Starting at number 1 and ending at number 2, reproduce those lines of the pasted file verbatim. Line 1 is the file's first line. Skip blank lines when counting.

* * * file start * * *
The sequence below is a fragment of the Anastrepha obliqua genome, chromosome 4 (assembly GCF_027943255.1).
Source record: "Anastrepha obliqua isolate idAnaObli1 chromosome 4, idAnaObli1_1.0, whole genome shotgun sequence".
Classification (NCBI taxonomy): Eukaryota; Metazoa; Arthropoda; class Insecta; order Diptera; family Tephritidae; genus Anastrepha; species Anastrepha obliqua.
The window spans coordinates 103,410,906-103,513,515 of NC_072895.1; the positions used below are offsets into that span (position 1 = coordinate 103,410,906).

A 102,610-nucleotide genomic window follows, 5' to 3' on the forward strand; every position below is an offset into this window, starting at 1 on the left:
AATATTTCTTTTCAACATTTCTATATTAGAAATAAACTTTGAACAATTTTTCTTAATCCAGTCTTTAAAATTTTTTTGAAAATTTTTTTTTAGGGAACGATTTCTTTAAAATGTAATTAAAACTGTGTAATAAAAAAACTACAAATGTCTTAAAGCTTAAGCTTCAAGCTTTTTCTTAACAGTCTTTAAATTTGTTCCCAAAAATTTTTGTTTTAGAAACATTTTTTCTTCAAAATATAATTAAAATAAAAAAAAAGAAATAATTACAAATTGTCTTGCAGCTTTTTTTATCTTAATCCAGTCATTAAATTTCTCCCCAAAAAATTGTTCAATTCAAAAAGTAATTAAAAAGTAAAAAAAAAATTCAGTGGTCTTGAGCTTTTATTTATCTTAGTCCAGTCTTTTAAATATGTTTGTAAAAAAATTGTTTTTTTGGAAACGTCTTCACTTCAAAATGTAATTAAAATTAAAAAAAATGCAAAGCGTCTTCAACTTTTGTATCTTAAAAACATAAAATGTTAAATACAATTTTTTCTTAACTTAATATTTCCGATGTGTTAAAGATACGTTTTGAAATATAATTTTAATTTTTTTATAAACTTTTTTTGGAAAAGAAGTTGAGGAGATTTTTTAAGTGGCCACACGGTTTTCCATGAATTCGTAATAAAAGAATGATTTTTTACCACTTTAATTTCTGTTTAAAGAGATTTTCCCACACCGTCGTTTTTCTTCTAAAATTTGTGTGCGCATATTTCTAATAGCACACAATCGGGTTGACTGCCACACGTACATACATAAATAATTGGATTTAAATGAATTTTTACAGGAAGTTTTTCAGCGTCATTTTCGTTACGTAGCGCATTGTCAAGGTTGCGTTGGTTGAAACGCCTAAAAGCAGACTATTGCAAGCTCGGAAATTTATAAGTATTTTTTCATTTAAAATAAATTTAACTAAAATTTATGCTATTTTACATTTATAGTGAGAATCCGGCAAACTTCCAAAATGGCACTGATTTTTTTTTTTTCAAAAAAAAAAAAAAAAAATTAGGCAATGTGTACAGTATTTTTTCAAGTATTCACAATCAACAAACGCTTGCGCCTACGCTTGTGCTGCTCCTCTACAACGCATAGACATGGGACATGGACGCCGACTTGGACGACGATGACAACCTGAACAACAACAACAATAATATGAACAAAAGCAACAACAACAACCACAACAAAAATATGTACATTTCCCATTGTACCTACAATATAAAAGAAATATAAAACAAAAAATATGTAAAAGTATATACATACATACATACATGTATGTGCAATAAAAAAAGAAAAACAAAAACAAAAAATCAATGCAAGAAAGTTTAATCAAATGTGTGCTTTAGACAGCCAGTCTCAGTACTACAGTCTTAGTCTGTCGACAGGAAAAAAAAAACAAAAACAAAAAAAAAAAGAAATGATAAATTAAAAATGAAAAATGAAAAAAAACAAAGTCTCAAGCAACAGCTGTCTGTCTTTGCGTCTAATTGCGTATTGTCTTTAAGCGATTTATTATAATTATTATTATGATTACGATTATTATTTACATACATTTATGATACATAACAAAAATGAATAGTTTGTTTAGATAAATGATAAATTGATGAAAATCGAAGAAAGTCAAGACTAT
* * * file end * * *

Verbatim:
The sequence below is a fragment of the Anastrepha obliqua genome, chromosome 4 (assembly GCF_027943255.1).
Source record: "Anastrepha obliqua isolate idAnaObli1 chromosome 4, idAnaObli1_1.0, whole genome shotgun sequence".